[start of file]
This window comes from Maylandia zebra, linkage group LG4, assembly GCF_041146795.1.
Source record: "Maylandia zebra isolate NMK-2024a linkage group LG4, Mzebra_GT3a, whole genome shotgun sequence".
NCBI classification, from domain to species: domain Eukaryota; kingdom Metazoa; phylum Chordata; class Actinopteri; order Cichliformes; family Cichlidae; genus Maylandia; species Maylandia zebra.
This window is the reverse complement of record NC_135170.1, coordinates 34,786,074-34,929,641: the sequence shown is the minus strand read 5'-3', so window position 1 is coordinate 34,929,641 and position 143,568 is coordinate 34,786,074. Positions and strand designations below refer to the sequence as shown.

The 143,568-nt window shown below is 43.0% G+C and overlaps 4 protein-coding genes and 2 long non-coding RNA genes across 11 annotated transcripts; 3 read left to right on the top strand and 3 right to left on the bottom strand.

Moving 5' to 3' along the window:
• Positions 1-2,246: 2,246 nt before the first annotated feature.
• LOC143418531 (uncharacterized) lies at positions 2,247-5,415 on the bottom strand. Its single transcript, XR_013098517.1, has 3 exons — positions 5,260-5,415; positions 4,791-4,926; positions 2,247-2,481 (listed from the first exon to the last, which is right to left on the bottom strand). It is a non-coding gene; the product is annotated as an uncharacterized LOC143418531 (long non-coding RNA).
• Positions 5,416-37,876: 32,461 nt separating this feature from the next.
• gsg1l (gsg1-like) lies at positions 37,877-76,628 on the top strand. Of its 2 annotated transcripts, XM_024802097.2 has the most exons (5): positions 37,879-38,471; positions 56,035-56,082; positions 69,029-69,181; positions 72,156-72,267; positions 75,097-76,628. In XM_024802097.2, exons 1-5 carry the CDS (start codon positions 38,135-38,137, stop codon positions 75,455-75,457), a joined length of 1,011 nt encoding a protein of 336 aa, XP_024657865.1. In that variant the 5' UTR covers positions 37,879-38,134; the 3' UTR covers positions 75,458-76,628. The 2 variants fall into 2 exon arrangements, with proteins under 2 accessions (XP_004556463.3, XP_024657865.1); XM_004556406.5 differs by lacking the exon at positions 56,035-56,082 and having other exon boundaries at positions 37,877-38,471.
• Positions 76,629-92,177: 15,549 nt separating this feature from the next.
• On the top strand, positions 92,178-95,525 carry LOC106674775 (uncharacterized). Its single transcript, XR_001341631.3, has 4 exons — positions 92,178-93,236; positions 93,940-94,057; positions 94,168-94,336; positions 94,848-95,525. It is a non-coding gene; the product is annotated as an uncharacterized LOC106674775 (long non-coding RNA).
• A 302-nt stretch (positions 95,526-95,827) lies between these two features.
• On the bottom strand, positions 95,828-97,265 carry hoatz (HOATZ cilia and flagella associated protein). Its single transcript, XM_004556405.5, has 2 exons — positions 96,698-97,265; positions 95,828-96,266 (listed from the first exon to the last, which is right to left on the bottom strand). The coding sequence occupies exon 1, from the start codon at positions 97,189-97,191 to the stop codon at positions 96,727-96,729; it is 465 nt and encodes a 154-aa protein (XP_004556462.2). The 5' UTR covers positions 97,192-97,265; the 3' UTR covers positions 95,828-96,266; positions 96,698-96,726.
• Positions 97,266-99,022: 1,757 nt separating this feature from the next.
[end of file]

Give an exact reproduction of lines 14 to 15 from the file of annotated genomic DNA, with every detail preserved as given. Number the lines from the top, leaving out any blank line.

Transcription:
• On the bottom strand, positions 95,828-97,265 carry hoatz (HOATZ cilia and flagella associated protein). Its single transcript, XM_004556405.5, has 2 exons — positions 96,698-97,265; positions 95,828-96,266 (listed from the first exon to the last, which is right to left on the bottom strand). The coding sequence occupies exon 1, from the start codon at positions 97,189-97,191 to the stop codon at positions 96,727-96,729; it is 465 nt and encodes a 154-aa protein (XP_004556462.2). The 5' UTR covers positions 97,192-97,265; the 3' UTR covers positions 95,828-96,266; positions 96,698-96,726.
• Positions 97,266-99,022: 1,757 nt separating this feature from the next.